A federal judge in Washington today voided a proposal that would have given the U.S. Justice Department the authority to take back documents inadvertently disclosed in a public records suit over a cybersecurity program.
The judge, Gladys Kessler of Washington federal district court, also struck a proposed protective order that would have kept secret from the public, at least temporarily, any information the government provided to the Electronic Privacy Information Center in the litigation. Kessler's ruling is here.
DOJ lawyers pressed for the protective order and claw back deal, calling the provisions a "safety net" in the event the government publicly disclosed classified, exempt information. EPIC sued for records about a cybersecurity pilot program, conducted by the Department of Homeland Security and Defense Department, that the government says is intended to help defense contractors thwart cyber attacks. The challengers are concerned about any potential privacy invasion concerning government monitoring of Internet use.
"A protective order in a Freedom of Information Act matter would be contrary to law and would make it more difficult for the public to obtain information about the government's activities," Ginger McCall, director of EPIC's open government program, said in an e-mail today. "We were surprised that the Department of Justice was advocating for such an order."
A DOJ trial attorney, Lisa Marcus of the Civil Division's federal programs branch, was not immediately reached for comment about Kessler's ruling.
DOJ attorneys said in court papers in December that the protective order and claw back agreement would account for the government's "legitimate concern that a rushed schedule may result in inadvertent disclosure of sensitive and/or classified, exempt material."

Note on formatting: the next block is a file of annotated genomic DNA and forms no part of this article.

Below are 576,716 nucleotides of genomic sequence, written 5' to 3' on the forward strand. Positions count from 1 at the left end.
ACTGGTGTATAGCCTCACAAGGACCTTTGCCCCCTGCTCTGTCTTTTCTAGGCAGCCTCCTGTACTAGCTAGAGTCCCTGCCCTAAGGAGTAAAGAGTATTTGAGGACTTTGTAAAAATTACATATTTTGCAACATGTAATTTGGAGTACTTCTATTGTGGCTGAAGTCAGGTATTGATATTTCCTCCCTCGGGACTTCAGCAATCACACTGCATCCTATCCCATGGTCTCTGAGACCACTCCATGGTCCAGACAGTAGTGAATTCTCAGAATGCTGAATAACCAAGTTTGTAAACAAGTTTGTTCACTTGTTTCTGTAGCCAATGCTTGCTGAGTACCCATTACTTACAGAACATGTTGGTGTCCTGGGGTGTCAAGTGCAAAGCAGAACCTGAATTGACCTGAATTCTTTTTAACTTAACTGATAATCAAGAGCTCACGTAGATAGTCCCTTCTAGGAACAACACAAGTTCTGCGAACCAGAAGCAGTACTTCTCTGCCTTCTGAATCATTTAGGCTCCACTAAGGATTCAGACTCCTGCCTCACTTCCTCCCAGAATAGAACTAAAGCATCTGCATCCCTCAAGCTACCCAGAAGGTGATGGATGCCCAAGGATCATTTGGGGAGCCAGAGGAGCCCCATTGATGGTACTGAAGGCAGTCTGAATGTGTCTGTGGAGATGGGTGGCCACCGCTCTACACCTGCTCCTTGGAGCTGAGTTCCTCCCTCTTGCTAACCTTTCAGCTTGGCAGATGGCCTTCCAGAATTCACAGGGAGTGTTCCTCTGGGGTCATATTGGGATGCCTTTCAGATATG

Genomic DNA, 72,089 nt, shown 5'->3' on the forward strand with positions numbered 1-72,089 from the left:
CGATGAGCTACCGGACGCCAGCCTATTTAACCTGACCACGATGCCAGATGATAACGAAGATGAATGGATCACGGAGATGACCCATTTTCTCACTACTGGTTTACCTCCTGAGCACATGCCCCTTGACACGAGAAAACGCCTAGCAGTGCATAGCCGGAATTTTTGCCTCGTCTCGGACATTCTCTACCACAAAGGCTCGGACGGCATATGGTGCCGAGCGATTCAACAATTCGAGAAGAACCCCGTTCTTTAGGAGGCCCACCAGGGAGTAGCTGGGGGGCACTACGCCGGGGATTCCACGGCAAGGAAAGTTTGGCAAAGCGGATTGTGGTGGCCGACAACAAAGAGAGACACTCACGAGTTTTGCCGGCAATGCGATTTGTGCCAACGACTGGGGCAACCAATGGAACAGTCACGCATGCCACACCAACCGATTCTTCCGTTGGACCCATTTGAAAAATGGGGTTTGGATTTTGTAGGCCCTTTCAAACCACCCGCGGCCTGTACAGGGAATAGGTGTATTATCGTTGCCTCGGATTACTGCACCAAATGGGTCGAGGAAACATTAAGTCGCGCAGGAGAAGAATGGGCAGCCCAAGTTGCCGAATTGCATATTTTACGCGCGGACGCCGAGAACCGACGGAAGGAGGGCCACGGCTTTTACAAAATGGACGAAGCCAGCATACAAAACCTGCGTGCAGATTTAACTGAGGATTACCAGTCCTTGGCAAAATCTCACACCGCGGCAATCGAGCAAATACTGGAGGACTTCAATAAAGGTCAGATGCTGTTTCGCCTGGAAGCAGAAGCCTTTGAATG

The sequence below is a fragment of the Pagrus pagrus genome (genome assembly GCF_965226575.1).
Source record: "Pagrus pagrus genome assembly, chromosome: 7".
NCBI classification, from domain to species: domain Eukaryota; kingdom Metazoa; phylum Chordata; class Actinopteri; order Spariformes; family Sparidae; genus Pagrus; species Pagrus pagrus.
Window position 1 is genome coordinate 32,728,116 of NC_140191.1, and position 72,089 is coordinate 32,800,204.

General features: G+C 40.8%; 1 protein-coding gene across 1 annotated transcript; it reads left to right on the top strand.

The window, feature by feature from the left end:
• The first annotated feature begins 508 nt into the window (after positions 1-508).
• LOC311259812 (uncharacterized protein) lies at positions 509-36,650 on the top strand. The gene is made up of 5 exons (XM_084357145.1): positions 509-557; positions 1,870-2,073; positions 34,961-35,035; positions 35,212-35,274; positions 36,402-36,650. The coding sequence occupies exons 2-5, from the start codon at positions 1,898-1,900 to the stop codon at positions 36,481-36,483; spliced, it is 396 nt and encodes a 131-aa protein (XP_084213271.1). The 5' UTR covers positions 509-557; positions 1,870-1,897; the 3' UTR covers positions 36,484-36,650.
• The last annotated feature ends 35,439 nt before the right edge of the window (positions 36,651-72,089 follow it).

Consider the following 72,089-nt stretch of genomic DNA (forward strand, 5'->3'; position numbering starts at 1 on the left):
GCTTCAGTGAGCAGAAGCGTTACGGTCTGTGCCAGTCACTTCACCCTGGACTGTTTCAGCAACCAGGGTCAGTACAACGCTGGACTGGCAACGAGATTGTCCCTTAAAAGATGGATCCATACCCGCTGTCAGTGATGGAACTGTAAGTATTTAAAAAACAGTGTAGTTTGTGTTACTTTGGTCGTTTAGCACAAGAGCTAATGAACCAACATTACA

The judge's decision was issued a day after a hearing on the dispute. The privacy group's lawyers had earlier asked Kessler to reconsider an order in which she directed the attorneys in the case to develop a proposed protective order and an agreement that would allow the government to take back documents inadvertently produced.
At yesterday's hearing, Kessler questioned the length of time it's taken the government to process the request for documents. Marcus described various complications, including the sensitive nature of the requested information and the fact several agencies are tied up in the review process. EPIC filed suit last March.
Kessler today took a shot at the pace, noting that the government, in recent months, asked on several occasions for more time—including two 10-day extensions and, then, a 16-month extension. (Kessler had earlier ordered the production of all documents and an index of information by August 2012.)
"There is no question the government didn't take seriously its obligation" under the court's first scheduling order in May 2012, Kessler wrote today.
In the last two months, the government has processed—but not disclosed—4,000 potentially responsive pages. More than 5,000 pages remain to be reviewed. Kessler said today that given the recent burst of activity in the review process "the government finally woke up and did take seriously" her court order.
The challengers haven't received a single page. Government officials have applied certain exemptions. Other documents, DOJ lawyers said, are not responsive to EPIC's request for information about the cybersecurity program.
Kessler said the government is no longer required to produce documents on a "rolling" basis. The government wasn't keen on that process. Releasing all of the documents at once, the government said in its court papers, gives public records officials at federal agencies "increased knowledge about the universe of information in the collection before finalizing release decisions."
Kessler said in her order today that the government must continue to review at least 1,500 pages of documents per month. The judge gave the government a deadline in April to produce all non-exempt documents to EPIC.
The lawyers will then litigate into the fall, according to a new schedule, over any information the government wants to shield from public review.